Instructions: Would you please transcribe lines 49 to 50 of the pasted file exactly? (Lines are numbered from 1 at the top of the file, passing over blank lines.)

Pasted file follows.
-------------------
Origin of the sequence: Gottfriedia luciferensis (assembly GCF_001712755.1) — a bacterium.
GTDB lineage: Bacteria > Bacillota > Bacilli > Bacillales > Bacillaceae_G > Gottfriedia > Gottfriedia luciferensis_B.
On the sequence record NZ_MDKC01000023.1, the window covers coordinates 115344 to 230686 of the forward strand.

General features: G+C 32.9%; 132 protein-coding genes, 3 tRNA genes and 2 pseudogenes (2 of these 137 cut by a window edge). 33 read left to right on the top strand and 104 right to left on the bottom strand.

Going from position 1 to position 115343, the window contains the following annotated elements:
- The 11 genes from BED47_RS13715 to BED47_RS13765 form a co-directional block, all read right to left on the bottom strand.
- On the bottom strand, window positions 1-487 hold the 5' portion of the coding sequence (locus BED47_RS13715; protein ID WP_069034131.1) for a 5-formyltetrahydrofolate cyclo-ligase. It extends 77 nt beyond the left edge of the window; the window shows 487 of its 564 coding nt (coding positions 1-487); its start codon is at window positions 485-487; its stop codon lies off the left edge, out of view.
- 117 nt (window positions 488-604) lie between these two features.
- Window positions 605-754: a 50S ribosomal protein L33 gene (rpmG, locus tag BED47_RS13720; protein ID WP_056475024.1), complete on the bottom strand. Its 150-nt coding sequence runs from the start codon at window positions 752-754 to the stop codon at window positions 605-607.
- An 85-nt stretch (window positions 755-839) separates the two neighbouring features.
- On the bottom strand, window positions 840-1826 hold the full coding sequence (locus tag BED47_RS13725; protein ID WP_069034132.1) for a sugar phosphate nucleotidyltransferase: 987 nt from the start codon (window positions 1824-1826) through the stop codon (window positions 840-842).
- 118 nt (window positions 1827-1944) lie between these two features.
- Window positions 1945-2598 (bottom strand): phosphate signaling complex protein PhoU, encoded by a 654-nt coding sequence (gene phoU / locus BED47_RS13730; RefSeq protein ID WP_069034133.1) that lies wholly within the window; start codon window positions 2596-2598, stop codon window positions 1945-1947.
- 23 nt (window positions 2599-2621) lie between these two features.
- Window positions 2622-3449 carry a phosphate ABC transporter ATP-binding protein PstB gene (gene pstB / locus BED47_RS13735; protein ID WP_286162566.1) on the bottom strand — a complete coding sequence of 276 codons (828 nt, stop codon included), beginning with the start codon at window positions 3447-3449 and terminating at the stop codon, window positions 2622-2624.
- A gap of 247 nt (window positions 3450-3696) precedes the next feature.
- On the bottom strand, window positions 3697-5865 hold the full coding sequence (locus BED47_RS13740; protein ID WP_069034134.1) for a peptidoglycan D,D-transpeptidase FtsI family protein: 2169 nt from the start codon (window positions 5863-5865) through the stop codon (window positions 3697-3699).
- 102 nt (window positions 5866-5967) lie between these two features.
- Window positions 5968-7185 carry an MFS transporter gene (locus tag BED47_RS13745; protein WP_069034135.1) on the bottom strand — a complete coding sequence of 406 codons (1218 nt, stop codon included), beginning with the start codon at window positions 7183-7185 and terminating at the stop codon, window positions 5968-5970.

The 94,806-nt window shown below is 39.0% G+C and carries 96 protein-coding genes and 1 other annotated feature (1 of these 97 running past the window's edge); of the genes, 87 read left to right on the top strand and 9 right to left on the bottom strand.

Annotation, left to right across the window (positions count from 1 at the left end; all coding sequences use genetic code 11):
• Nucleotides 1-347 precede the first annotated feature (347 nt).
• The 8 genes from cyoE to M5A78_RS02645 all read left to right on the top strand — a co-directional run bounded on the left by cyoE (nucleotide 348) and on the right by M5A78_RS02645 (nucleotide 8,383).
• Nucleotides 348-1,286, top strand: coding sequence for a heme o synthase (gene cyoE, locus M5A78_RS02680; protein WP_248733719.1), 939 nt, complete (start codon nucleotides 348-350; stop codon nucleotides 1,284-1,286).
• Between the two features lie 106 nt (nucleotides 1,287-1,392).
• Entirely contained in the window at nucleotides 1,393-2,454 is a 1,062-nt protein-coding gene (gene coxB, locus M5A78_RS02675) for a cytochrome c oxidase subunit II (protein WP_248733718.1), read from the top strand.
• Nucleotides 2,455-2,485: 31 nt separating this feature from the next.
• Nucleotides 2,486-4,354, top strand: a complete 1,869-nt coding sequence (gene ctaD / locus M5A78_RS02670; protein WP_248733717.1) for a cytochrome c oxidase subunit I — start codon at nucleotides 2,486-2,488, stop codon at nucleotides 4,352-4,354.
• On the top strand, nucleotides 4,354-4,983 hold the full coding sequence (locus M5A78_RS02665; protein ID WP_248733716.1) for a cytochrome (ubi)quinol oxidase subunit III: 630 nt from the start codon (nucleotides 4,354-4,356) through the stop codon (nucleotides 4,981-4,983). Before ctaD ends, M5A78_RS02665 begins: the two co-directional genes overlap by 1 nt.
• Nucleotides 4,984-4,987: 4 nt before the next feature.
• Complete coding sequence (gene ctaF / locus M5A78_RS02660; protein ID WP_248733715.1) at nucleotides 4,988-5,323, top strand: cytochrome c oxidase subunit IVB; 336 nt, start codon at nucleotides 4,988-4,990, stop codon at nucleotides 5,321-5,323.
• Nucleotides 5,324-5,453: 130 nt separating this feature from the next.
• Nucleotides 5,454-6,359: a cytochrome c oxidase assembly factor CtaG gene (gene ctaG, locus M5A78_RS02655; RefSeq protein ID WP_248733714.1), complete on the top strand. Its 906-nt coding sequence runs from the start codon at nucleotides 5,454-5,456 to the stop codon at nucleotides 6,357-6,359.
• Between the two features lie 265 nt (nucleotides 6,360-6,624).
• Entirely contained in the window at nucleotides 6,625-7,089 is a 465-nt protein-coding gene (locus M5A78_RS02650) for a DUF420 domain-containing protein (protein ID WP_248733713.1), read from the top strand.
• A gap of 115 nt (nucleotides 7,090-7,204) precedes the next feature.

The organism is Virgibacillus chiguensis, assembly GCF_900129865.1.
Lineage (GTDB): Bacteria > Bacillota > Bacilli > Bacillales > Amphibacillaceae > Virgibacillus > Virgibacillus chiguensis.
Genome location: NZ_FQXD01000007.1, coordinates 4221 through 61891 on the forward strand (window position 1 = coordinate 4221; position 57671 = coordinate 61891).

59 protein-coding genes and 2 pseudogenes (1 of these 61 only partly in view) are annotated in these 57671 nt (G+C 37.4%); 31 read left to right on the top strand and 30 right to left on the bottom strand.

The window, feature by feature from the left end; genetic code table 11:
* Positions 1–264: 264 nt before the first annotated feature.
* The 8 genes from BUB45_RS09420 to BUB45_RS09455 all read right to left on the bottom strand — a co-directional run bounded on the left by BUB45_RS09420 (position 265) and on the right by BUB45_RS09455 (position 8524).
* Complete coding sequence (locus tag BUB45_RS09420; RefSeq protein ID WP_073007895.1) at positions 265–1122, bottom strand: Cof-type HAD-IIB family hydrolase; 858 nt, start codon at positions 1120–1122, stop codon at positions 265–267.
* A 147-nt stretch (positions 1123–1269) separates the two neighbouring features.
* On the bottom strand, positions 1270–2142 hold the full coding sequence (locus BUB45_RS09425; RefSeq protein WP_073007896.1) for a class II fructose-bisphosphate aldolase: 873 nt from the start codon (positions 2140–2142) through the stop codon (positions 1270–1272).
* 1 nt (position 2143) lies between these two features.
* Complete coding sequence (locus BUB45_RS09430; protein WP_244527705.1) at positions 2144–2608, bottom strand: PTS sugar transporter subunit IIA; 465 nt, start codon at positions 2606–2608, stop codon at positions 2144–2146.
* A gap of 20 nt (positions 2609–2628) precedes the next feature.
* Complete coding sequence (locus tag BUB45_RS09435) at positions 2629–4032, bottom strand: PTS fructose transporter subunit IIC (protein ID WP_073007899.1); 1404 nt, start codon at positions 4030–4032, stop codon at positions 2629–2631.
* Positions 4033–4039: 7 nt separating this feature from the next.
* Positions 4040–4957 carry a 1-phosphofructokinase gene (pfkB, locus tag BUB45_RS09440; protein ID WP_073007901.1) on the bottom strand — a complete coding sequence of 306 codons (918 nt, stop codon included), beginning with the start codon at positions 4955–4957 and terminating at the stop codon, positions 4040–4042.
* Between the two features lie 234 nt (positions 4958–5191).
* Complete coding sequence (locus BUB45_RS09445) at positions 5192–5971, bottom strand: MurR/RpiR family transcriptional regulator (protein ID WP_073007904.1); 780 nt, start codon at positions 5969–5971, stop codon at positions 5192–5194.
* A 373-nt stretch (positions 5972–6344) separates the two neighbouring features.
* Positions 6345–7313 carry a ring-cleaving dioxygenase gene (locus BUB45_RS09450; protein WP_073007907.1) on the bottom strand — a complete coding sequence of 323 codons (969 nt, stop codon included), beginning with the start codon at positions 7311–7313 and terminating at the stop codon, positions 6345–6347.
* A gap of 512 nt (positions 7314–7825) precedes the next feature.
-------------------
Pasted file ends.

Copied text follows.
* A gap of 20 nt (positions 2609–2628) precedes the next feature.
* Complete coding sequence (locus tag BUB45_RS09435) at positions 2629–4032, bottom strand: PTS fructose transporter subunit IIC (protein ID WP_073007899.1); 1404 nt, start codon at positions 4030–4032, stop codon at positions 2629–2631.